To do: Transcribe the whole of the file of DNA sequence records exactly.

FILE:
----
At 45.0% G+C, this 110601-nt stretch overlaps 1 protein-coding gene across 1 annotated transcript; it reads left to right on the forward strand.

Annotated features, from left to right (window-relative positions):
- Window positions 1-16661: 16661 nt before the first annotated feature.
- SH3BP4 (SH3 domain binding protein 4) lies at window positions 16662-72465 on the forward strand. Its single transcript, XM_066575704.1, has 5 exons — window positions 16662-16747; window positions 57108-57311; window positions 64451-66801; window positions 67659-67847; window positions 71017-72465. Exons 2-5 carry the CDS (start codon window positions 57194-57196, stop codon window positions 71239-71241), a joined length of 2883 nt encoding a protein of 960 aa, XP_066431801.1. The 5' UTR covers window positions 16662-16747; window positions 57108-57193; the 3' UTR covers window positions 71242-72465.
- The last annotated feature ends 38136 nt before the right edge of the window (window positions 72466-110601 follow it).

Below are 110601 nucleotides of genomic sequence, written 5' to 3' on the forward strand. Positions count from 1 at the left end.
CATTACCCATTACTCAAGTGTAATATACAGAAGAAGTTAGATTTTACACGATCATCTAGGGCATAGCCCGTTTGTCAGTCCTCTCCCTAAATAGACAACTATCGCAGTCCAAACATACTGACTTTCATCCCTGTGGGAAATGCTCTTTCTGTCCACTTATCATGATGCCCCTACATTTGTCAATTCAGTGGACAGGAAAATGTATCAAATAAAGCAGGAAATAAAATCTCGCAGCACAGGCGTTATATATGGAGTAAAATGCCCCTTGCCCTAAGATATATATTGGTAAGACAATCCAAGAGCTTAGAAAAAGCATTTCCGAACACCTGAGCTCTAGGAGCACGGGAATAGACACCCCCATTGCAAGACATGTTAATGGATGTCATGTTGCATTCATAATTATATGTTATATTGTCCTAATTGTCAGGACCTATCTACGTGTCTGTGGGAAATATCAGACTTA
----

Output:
At 45.0% G+C, this 110601-nt stretch overlaps 1 protein-coding gene across 1 annotated transcript; it reads left to right on the forward strand.

Annotated features, from left to right (window-relative positions):
- Window positions 1-16661: 16661 nt before the first annotated feature.
- SH3BP4 (SH3 domain binding protein 4) lies at window positions 16662-72465 on the forward strand. Its single transcript, XM_066575704.1, has 5 exons — window positions 16662-16747; window positions 57108-57311; window positions 64451-66801; window positions 67659-67847; window positions 71017-72465. Exons 2-5 carry the CDS (start codon window positions 57194-57196, stop codon window positions 71239-71241), a joined length of 2883 nt encoding a protein of 960 aa, XP_066431801.1. The 5' UTR covers window positions 16662-16747; window positions 57108-57193; the 3' UTR covers window positions 71242-72465.
- The last annotated feature ends 38136 nt before the right edge of the window (window positions 72466-110601 follow it).

Below are 110601 nucleotides of genomic sequence, written 5' to 3' on the forward strand. Positions count from 1 at the left end.
CATTACCCATTACTCAAGTGTAATATACAGAAGAAGTTAGATTTTACACGATCATCTAGGGCATAGCCCGTTTGTCAGTCCTCTCCCTAAATAGACAACTATCGCAGTCCAAACATACTGACTTTCATCCCTGTGGGAAATGCTCTTTCTGTCCACTTATCATGATGCCCCTACATTTGTCAATTCAGTGGACAGGAAAATGTATCAAATAAAGCAGGAAATAAAATCTCGCAGCACAGGCGTTATATATGGAGTAAAATGCCCCTTGCCCTAAGATATATATTGGTAAGACAATCCAAGAGCTTAGAAAAAGCATTTCCGAACACCTGAGCTCTAGGAGCACGGGAATAGACACCCCCATTGCAAGACATGTTAATGGATGTCATGTTGCATTCATAATTATATGTTATATTGTCCTAATTGTCAGGACCTATCTACGTGTCTGTGGGAAATATCAGACTTA